Debt recovery is a process many businesses are forced to go through due to ongoing or irresolvable problems with debtors. Debtors are customers that owe your business money for the good or service it provides. These debtors usually have a time period to pay the debt off but as a business owner you’ll know all too well that this is not always the case, and many debtors will refuse to pay their bill despite numerous reminders. In order to recover the money that is owed to you there are some options available to you.
If a debtor seems to have disregarded all of your previous attempts to receive payment it may be wise to send a letter of demand to them. You will need the help of a lawyer to do this as a defective letter (one which is not written properly) can result in harassment complaints against you. The letter of demand reminds the debtor of the contract originally entered into and the amount which is owed. What makes this different from a reminder, is that a time period will be given for the client to pay the monies owed in full or reach a mutually agreed upon payment arrangement with you. If they fail to do so further legal action will be taken.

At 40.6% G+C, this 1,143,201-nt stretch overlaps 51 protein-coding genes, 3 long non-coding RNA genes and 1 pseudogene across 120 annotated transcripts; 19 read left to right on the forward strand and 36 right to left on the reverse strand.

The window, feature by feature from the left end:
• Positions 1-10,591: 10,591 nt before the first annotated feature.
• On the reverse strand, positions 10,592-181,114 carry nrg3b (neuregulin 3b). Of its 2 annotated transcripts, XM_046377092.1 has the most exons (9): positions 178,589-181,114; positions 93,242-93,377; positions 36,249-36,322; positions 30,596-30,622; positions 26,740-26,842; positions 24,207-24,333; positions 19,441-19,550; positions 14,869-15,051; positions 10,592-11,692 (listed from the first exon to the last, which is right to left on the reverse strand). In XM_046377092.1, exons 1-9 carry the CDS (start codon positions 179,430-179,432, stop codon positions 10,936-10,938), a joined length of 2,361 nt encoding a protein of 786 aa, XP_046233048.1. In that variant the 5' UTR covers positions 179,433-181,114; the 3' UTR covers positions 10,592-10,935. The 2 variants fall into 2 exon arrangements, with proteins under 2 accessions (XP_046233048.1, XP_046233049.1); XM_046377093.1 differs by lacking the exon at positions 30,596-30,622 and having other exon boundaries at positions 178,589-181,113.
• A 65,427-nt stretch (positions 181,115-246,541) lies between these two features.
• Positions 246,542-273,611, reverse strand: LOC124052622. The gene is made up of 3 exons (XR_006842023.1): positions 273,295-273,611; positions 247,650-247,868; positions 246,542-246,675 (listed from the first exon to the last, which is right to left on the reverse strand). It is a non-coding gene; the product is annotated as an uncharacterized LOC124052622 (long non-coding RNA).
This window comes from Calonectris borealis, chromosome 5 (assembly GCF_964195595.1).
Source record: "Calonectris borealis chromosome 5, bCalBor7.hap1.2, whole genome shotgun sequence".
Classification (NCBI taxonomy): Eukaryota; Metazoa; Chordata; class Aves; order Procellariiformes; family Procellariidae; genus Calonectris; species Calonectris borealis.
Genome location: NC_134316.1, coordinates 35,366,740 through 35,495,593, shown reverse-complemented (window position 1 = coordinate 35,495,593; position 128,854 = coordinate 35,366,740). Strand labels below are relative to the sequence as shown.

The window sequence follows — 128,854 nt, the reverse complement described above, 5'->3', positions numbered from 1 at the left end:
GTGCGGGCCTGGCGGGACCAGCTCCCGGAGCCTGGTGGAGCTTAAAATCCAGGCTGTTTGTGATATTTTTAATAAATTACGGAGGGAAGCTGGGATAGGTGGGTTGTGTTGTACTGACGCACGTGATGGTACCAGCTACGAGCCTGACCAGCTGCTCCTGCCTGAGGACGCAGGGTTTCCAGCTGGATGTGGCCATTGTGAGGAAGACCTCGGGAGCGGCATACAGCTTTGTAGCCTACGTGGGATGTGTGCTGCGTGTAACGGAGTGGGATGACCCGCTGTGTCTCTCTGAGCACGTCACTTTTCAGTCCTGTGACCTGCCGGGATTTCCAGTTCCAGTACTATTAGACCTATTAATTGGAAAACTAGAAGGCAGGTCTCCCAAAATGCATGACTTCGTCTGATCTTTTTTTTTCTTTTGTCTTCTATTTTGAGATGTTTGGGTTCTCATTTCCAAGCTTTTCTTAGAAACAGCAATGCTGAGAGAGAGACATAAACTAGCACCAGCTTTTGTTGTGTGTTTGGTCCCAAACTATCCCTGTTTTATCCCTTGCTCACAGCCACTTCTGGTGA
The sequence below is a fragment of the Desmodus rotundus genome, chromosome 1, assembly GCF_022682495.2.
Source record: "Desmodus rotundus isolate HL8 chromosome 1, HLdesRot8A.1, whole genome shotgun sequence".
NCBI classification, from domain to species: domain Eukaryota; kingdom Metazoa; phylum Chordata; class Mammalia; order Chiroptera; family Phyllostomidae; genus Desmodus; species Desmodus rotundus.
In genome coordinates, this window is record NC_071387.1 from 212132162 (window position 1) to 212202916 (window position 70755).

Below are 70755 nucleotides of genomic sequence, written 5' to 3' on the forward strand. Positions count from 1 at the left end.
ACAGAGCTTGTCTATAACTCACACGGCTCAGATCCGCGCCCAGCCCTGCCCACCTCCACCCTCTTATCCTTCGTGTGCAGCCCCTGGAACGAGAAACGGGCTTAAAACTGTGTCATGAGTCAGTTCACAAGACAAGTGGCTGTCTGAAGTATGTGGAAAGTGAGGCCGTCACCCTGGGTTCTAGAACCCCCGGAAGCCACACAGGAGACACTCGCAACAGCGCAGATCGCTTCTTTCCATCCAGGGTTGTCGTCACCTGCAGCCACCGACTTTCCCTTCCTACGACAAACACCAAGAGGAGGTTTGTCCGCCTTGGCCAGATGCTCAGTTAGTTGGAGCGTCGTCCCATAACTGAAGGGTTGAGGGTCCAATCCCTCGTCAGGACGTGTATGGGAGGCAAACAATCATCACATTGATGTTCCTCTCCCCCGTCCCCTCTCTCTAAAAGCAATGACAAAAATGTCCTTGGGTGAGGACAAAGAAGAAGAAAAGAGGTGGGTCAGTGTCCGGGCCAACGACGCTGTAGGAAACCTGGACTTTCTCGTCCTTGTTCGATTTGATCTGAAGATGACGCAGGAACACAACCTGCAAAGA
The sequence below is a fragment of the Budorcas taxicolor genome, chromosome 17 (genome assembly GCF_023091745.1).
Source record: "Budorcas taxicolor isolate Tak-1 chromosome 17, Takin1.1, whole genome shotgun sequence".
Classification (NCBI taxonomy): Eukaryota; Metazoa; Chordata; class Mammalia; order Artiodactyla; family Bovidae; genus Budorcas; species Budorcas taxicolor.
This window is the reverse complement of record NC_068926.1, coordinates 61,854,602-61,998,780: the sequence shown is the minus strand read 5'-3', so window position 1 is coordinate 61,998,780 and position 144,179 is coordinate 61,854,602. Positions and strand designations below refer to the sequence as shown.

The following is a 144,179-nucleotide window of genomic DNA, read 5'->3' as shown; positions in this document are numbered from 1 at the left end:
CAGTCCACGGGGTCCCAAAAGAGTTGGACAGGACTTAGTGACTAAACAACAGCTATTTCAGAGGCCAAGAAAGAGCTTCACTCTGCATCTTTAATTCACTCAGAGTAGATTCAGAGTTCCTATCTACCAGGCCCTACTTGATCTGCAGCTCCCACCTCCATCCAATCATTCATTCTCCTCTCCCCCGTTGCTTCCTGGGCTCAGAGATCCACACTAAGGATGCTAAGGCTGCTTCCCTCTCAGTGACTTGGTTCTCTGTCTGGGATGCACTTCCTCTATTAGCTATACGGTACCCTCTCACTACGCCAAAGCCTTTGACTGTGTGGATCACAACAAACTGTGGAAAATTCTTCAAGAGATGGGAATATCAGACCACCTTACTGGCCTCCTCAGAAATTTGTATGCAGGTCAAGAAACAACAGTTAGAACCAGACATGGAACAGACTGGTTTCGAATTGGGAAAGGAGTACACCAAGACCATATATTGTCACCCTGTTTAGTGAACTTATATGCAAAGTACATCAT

When the debtor is a company and a letter of demand has failed to recover your debt, you can, with the assistance of a lawyer, issue a statutory demand if the debt exceeds $2,000. This, like a letter of demand, allows you to exercise your right to demand payment without the need to commence legal proceedings. The debtor will have 21 days to either meet the conditions of the demand or reach a compromise with your business to pay back the debt. If your debtor once again ignores you, the company can be presumed to be insolvent and your business can make an application to the court to have the company wound up.
Further legal action can be taken if neither the letter of demand or statutory demand have been able to recover your money, or at least enter into a negotiation with the debtor. The amount of the outstanding sum due to you and your business will determine how you go about the legal proceedings.
• There are 2 divisions in the local court. The Small Claims Division deals with claims that are under $10,000, while The General Division deals with claims over $10,000 but less than $60,000.
• Debts under $750,000 are dealt with by The District Court of NSW.
• Any claims over $750,000 are heard in The Supreme Court of NSW.
Some controls which you may put in place over accounts receivable in order to minimise the need for the debt recovery process include:
• Establish collection and credit policies in writing.
• Complete credit checks on all prospective clients applying for credit.
• Frequently age your accounts, and get an independent examination of the report.
• Go over the credit transactions and write-off bad debts.
• Put in place a thorough policy for the following-up of accounts that are overdue.
If your business is struggling to recover its debts, our experienced teams of lawyers, here at The Quinn Group are able to help with the debt recovery process by drafting letters of demand, statutory demands and appearing in court. For more information submit an online enquiry or call us on 1300 QUINNS (784 667) or on +61 2 9223 9166 to book an appointment.